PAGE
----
The best music on these three discs is also the most modest in conception and execution. Steve Peters� Three short stories for three violas is also, interestingly enough, the only piece in this group that was written to an extramusical end, as an accompaniment to choreography. It is absolutely diatonic, absolutely simple, absolutely flat, and consistently surprising; there is a strong air of Satie and early Cage here (Three short stories could be heard as a less homophonic Cage String Quartet in Four Parts), but never so much that the result does not seem fresh and, unlike the Lentz disc, genuinely appealing. The performance of Three short stories could be bettered (in particular, I�d like to hear this piece performed with three performers reacting to each other in real time, rather than as an overdubbed recording), but the effect is stunningly gorgeous. This is music that emphatically does not attempt seduction � it is reticent, modest, and requires attentiveness. For that reason alone, it is truly beautiful.

The other piece on the short Peters disc, apparently written for the same dance production, seemed slightly less successful to me, but I also couldn�t escape the sensation that it was my fault. My burning skin to sleep is another simple, diatonic piece, this time a vocalise for two female voices over a repeated little chord progression played on a (slightly out of tune) piano. As a listener, I had to work hard to overcome some serious negative associations with the vocal style � wordless oohs in a very wet acoustic � that were not inherent in the music; but when I was able to do so, the transparency and directness of the harmonies and gestures worked again. Peters� music, on the evidence of this disc at least, has in abundance what I miss in so much new American music: strong commitment to an aesthetic goal, and adherence to that goal without compromise. Three short stories is the standout work on this disc � and on all three of these discs � but My burning skin to sleep is in many ways a worthy companion.

Regardless of the varying interest of the music involved, cold blue�s series of CD singles is an extremely welcome and refreshingly daring experiment in the marketing of works that otherwise would not get heard, and for this they deserve a great deal of credit. Bring on more Steve Peters!
Less Than Zero

Rodney Lister writes home from camp over in the Composers Forum. Other than that, absolutely nothing new today. Why don't you all go Wiki.
Back to the Grind

We inadvertently overlooked congratulating Lawrence Dillon on his 46th birthday on Saturday. Check out the adorable photograph of a budding chess genius...Speaking of adorable, see Tom Myron's page for a patriotic surge...Alan Theisen thinks beyond Copland for July 4th programming and Jenece Gerber finds the BEER and BOURBON locker at Brevard.

Fun review in today's New York Times by Anne Midgette of Blair Tindall's book Mozart in the Jungle (subtitled "Sex, Drugs and Classical Music"), which is an insider tale of an underemployed oboist's efforts to find happiness and work in the classical music business. The book has shocked several critics with its revelation that some musicians, in fact, do have sex. My favorite part of Midgette's review:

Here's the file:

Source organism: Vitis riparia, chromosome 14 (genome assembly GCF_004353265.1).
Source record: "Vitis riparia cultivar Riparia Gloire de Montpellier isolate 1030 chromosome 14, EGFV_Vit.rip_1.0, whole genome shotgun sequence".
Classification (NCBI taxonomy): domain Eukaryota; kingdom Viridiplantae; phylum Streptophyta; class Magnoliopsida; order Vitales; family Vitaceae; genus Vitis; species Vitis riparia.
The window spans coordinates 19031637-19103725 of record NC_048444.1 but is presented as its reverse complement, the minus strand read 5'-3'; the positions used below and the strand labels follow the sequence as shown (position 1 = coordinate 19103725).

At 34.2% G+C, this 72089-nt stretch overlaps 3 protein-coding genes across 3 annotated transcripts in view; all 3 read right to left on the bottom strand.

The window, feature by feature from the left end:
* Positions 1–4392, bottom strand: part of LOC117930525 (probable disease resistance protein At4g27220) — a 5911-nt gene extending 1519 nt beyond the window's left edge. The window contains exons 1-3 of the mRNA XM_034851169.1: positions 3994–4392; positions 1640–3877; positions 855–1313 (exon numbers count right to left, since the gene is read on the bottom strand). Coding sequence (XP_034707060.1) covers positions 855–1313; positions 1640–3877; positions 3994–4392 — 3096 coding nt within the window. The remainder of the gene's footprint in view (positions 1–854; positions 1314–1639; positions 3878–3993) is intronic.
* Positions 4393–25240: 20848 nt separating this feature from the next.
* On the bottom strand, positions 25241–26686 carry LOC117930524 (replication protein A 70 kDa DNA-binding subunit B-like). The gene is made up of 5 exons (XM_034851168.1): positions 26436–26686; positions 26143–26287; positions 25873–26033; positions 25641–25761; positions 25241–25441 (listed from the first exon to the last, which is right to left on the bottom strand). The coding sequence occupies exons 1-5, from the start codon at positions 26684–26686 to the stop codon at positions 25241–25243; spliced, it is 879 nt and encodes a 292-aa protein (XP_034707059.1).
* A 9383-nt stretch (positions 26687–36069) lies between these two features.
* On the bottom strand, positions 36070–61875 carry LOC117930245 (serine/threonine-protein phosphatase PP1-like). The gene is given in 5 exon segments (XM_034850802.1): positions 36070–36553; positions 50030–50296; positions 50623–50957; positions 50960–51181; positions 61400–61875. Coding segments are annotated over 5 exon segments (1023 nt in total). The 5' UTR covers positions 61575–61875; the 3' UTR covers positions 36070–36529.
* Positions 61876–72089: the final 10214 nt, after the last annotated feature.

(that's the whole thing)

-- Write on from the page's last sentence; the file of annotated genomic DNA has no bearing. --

The book has no index, only a section of footnotes and a list of acknowledgments that includes - full disclosure - a nod to my husband, Greg Sandow, evidently based on a single lunch they had during which the book was only briefly discussed. (For the record, they did not have sex.)
No word on whether they shared a doobie.
Gone to Look For America

There could hardly be a better musical metaphor for this big loud, messy, gregarious, conflicted, na�ve, sentimental, dangerous, scary and wonderful country than the second movement of Charles Ives� Three Places in New England. Few works can approach it in degree of influence on future generations of composers. Its heady blend of brassy aw-shucks Americana and sophisticated warring tempos is irrestistable and has led many an impressionable young mind to abandon common sense for a life in music making.

All of which is a way of suggesting that if you should find yourself driving down the Henry Cowell Expressway this fine Fourth of July, turn off at Colin Nacarrow Boulevard and make your way over to Kyle Gann Plaza where the ghosts and ancestors of Ives� clashing marching bands are still merging and converging in a cacaphony of rhythmic disharmony.

Like Ives� iconic masterpiece, the pieces on Gann�s new CD, Nude Rolling Down an Escalator: Studies for Disklavier (New World 80633-2), are concerned not just with any sounds and rhythms but mainly �American� sounds and rhythms. Using the Disklavier�s computer-driven ability to go where human beings cannot go in terms of tempo and velocity, Gann brilliantly deconstructs familiar genres like ragtime, boogie-woogie, bop and Tex-Mex and reassembles the pieces in ways that are hauntingly familiar and completely new, popular and avant garde, steady and revolutionary, experimental and polished. The unique blend of exaggerated rhythms, microtonal tunings and populist hooks gives his music a sound that manages to be simultaneously fresh and nostalgic, and completely unlike that of anyone else writing today. Gann demonstrates that you don�t need an orchestra or a couple of brass bands to create first-rate musical fireworks. Imagination and Yankee ingenuity will do the trick.

Old Charlie would have been proud. Happy Fourth.
Fourth of July Eve

Don't miss Alan Theisen's Queer Eye for the 12-Tone Guy and David H. Thomas on why playing jazz is easier when you're drunk.